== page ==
# GIF Movie Gear

I use a program called GIF Movie Gear. If you Google “AVI to GIF” you will find other tools. I picked this one because it had the features I wanted, it was cheap, and it works so far just fine. Over time, I have found it to be very robust as well.  It is from a company called Gamani, and you can download a trial version or purchase it for \$29.95.  They have a nice website that lists all the features and offers some tutorials at: www.gamani.com

Once you have it installed check it out. If you have not tried similar tools in the past, go through the tutorial. It is worth the time.

For the ANSYS user, here are the important features:

1. It will import an AVI and break it into individual images (frames)
2. You can crop and resize
3. You can set the speed of the animation
4. It is easy to use (important, since if you are like me you only need it once in a while)
5. You can easily make a ping-pong animation (copy frames then reverse them)
6. You can make an animation by reading in a series of images (important for MAPDL users that want to make a high quality animation)

There are a ton more features, but these are the ones that matter to us ANSYS types.

# Building Animations from Images

If you are using Mechanical APDL (MAPDL) you can use the ANIM command to build an animation of your model as an AVI. The problem with this is that the AVI file format that ANSYS uses compresses the images to save space, and to do so it really reduces the quality of the image.  So instead, you can write your own animation macro and save a PNG file for each frame, then use GIF Movie Gear to make an animation.

To learn about how to make the images for your own animation, check out an old Focus article in Issue 49 from 2006, on page 6.  It talks about the program we used to use to make an AVI instead of a GIF, but it works the same.  You basically make a plot and save it as a PNG then modify your image and make the next one.  We use that macro in the examples below and put it here for you to use.  Take a good long look at it

You probably also want to reread (because I know you read it when we put it out) the more recent article on making pretty images from March of this year.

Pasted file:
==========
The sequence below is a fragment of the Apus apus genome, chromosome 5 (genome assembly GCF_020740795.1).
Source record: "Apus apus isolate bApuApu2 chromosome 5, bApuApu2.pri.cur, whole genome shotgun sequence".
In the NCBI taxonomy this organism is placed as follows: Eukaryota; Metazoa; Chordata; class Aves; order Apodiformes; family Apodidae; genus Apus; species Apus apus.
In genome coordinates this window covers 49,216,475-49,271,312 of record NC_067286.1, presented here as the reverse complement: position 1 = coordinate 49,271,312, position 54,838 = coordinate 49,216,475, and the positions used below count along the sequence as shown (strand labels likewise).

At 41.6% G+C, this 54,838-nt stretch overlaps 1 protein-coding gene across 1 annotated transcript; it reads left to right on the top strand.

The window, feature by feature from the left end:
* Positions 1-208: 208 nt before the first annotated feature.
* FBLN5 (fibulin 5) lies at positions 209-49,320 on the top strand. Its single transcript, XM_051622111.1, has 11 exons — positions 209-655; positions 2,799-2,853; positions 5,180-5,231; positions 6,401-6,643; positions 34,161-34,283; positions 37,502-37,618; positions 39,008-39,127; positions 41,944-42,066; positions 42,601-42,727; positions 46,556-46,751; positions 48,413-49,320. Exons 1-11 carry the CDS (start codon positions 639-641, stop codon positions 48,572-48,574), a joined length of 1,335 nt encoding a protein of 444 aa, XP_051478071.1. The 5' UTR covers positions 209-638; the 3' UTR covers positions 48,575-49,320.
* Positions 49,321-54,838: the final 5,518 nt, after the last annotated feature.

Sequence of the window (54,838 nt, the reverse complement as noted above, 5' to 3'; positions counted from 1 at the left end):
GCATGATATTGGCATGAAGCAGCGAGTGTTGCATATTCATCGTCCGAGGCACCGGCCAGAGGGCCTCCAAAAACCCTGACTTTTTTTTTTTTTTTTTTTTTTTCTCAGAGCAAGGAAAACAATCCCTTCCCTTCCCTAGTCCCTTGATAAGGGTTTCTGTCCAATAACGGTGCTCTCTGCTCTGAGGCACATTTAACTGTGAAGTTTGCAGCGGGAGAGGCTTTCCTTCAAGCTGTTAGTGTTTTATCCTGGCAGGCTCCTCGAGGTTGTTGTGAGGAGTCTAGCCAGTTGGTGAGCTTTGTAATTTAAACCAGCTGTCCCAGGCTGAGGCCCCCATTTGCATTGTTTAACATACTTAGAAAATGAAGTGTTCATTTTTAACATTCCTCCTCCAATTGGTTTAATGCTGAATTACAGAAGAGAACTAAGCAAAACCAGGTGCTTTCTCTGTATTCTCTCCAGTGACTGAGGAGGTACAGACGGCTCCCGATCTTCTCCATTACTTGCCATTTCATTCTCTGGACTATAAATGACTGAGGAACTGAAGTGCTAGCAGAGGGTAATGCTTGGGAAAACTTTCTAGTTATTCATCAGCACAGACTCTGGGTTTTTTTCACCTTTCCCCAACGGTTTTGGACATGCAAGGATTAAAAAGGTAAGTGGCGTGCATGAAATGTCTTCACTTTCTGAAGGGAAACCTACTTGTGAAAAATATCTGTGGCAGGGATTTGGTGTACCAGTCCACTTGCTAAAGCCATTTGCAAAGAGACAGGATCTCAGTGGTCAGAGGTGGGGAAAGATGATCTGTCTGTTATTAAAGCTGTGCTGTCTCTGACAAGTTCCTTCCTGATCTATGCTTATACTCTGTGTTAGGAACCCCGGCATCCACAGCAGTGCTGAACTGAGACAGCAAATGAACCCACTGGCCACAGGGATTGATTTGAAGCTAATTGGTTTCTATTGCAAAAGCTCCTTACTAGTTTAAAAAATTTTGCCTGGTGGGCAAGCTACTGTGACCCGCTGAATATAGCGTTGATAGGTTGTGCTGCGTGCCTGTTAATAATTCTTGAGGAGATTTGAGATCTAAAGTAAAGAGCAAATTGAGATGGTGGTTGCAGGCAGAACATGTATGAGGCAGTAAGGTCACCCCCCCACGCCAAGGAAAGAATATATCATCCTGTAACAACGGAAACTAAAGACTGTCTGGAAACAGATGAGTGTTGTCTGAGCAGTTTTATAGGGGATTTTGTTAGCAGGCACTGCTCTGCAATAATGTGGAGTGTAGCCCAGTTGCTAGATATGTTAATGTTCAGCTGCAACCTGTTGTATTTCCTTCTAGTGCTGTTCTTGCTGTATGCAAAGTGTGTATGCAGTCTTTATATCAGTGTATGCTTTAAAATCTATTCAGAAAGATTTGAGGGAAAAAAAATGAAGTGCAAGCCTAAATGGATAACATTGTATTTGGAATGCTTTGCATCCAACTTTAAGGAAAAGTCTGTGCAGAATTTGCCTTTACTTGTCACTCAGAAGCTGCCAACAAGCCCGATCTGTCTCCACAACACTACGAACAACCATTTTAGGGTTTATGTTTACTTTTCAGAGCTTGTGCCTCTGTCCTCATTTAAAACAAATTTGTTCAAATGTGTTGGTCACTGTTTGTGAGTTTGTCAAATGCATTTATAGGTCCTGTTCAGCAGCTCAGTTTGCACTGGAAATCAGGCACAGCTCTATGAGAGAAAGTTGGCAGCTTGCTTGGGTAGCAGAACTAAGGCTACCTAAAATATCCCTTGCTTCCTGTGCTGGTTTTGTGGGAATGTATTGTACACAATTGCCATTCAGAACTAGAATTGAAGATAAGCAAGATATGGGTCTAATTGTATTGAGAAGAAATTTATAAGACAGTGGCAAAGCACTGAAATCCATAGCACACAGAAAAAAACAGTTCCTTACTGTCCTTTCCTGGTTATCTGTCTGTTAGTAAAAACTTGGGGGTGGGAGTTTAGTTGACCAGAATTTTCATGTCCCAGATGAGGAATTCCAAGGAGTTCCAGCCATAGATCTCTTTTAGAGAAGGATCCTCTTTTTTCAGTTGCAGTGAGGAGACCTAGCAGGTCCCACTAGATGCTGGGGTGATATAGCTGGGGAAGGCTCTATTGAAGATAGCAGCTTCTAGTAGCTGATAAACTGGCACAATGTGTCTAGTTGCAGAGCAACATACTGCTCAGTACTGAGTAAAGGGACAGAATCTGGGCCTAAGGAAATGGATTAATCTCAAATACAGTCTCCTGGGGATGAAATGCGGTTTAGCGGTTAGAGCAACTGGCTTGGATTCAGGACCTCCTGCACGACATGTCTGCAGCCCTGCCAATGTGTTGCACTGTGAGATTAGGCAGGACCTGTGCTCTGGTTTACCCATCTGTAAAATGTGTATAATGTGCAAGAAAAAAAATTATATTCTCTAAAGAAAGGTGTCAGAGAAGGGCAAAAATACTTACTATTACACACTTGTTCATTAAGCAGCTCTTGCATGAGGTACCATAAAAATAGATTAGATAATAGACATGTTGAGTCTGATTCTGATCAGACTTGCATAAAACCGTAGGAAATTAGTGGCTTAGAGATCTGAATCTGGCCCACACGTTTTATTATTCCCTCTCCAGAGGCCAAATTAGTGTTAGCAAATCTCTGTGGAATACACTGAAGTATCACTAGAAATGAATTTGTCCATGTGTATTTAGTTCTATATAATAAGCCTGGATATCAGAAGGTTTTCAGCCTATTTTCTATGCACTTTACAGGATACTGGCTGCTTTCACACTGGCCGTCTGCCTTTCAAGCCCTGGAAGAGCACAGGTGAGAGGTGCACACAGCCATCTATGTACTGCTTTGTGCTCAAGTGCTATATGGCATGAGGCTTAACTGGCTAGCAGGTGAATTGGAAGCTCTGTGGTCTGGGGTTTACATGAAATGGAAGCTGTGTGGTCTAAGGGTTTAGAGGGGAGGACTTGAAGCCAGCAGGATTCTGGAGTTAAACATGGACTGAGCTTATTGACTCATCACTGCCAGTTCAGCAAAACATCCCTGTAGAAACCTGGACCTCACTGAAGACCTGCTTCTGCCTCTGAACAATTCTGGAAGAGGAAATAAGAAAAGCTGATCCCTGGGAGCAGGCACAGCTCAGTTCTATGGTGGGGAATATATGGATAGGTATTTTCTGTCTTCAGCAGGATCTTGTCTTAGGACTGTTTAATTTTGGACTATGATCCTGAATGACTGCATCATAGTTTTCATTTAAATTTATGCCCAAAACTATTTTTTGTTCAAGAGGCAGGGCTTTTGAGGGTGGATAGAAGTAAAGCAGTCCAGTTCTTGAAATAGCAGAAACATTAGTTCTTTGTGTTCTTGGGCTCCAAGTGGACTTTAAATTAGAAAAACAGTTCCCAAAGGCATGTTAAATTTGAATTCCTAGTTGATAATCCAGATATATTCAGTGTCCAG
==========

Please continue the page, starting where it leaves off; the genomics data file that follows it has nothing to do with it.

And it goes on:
## A Simple Example

To get the gist of how this all works, let’s build a simple tower model, put a pressure on the side, then animate it’s displacement.  Download this macro and run it in MAPDL.  If you look at the macro the last thing it does is make a contour plot of the total deflection (PLNSOL, U, SUM).  This is what we want to animate.

So we simply type: “agif_anm1,10”  into the command line to run the animation macro and it will make 10 PNG file. Look in your working directory and you will see twrexmp000.png through twrexmp009.png.  These are the frames.  Now on to making our GIF.

Start GIF Movie Gear and you will get the little start wizard:

Click on Insert Frames.  This opens a file selection dialog box. Shift-select the 10 frames we just made and click open:

You will now see the upper right corner of the first frame… Don’t panic.  this is the size of your image and the window is small.  Click the little zoom in icon (magnifying glass with a minus sign) until you see a couple of frames.  If you click the play icon, you will see your animation play very fast.  Not what we want.

So the first thing we will do is change the animation speed by changing the duration of each frame. It is 0 by default.  Go to Animation->Timing and it will show your hyper animation again. At the bottom, change the 0 to a 20 and hit return:

That calmed things down a bit. Close that window.

At this point you can simply save your animation and be done: File->Save and give it a name.  And this is what you get:

The Bloging software resizes it. Click on the image to get the full size version.

## Changing the Size

That may not be the shape, size, or content you want.  To resize the image, use Animation->Resize:

Make sure that “Maintain aspect ratio” is checked.  If you don’t, your image can get distorted.  Then set the width or height to what you want.   I’ll use a width of 400.  Make sure the Bicubic is picked for your resizing.  The other method is slower to run but makes bad images unless you have only a few colors.  If you save this image you get the following:

Now, we may want to crop. We do that the same way: Animation->Crop. Now this is the only feature I don’t like. It shows the image in a small window.

So click on the Zoom In icon till you can see your image and drag to where you want it and click OK. Save that and you get:

# Transparency